Salsa (Putumayo PUT 289-2, 2009)
Any salsa compilation is likely to cause a few grumbles as to whether its selections truly fit the term. Though this disc’s simplistic title does no favors whatsoever, there’s music here that will spur the feet of salsa dancers and plenty of sounds that are barely a degree of separation from what’s generally accepted as salsa. Because it wouldn’t be wise to go around bestowing clunky titles like Salsa Plus Music That Will be Highly Pleasing to Salsa Dancers (and because the debate as to what constitutes salsa has been around since long before I put in my unsolicited two cents worth), I’ll just briefly mention the merits of this album strictly as Latin dance music. And there are many.
Unlike Putumayo’s earlier Salsa Around the World, the focus on this one is all Western Hemisphere, where African rhythms shook up refined colonial melodies to lay the foundation for salsa and everything resembling it. Colombia’s Grupo Gale kicks it off with “Volver Volver,” where tres guitar suggests the Cuban son style (which shows up elsewhere as well) before the jolt of salsa piano and percussion signals a shift into high gear.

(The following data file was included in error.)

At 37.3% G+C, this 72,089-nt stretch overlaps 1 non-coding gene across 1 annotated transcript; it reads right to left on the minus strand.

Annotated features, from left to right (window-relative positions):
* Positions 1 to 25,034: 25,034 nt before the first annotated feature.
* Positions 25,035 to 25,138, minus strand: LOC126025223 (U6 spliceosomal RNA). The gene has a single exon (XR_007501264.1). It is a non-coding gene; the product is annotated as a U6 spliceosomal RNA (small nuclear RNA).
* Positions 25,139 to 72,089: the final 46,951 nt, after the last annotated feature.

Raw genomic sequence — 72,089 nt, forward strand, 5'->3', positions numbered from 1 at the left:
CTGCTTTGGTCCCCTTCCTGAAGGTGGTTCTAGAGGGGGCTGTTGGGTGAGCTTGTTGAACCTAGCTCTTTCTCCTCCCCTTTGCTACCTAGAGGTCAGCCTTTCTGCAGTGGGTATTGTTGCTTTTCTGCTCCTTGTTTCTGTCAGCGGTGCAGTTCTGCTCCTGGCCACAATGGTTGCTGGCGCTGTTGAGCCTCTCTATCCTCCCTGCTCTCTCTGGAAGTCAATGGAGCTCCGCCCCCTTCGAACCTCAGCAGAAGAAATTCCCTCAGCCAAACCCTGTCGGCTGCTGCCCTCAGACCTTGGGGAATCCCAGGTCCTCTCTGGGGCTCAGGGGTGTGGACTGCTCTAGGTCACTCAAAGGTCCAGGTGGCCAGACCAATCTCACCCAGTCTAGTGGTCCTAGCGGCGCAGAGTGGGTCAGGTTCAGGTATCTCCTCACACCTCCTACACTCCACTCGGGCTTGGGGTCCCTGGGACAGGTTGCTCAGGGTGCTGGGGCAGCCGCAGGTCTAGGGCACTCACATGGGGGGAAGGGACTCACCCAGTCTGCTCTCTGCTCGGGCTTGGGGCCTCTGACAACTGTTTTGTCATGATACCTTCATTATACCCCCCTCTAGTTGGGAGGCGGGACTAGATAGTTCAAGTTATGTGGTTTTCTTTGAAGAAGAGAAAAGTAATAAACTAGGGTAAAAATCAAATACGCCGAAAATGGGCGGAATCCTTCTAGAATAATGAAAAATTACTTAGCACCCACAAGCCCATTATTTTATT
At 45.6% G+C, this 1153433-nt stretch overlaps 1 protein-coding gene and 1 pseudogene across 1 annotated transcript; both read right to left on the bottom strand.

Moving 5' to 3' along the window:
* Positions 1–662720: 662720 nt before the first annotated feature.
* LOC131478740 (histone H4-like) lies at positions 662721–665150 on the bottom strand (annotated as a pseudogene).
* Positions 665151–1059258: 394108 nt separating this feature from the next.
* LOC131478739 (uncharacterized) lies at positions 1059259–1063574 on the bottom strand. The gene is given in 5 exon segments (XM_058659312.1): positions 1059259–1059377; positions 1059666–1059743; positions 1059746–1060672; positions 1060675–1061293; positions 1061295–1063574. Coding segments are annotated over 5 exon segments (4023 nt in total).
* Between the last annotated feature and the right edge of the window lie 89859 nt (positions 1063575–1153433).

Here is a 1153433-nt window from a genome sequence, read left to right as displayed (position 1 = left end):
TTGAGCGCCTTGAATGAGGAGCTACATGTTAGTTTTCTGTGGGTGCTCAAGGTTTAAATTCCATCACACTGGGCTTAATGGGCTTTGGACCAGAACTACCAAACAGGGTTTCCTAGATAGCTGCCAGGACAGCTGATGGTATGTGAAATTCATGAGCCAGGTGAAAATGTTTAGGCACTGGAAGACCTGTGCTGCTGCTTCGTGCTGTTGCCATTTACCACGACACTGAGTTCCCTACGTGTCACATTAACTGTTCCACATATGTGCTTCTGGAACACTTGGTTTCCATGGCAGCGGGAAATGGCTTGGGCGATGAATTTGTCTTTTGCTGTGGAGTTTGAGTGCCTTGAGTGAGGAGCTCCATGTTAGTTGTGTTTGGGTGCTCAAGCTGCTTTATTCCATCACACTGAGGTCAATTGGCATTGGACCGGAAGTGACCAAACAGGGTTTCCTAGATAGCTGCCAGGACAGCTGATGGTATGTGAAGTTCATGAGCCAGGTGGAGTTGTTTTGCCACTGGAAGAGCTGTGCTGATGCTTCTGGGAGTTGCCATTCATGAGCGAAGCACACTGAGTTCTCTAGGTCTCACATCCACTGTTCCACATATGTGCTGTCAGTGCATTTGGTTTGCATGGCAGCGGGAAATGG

And the high sticks around as master conguero Poncho Sanchez goes a bit boogaloo on “El Shing-A-Ling,” Chico Alvarez and Eddie Palmieri split the difference between Latin jazz and salsa with razor-sharp precision, Orquesta Aragon show their mastery of elegant charanga and Colombia (clearly South America’s salsa capital) gets two more strong showings from long timers Fruko y Sus Tesos and newcomer Juanito y la Agresiva, whose “Angoa” ends the set with a nod toward Africa in its lyrics and structure.
Factor in some finer moments by Jose Conde, Son Boricua and reigning salsa fusion king Ricardo Lemvo, and the heat gets even hotter. No matter how you label it- yes, “salsa” is as good a word as any -what we have here is a selection with no bum tracks and spice to spare.
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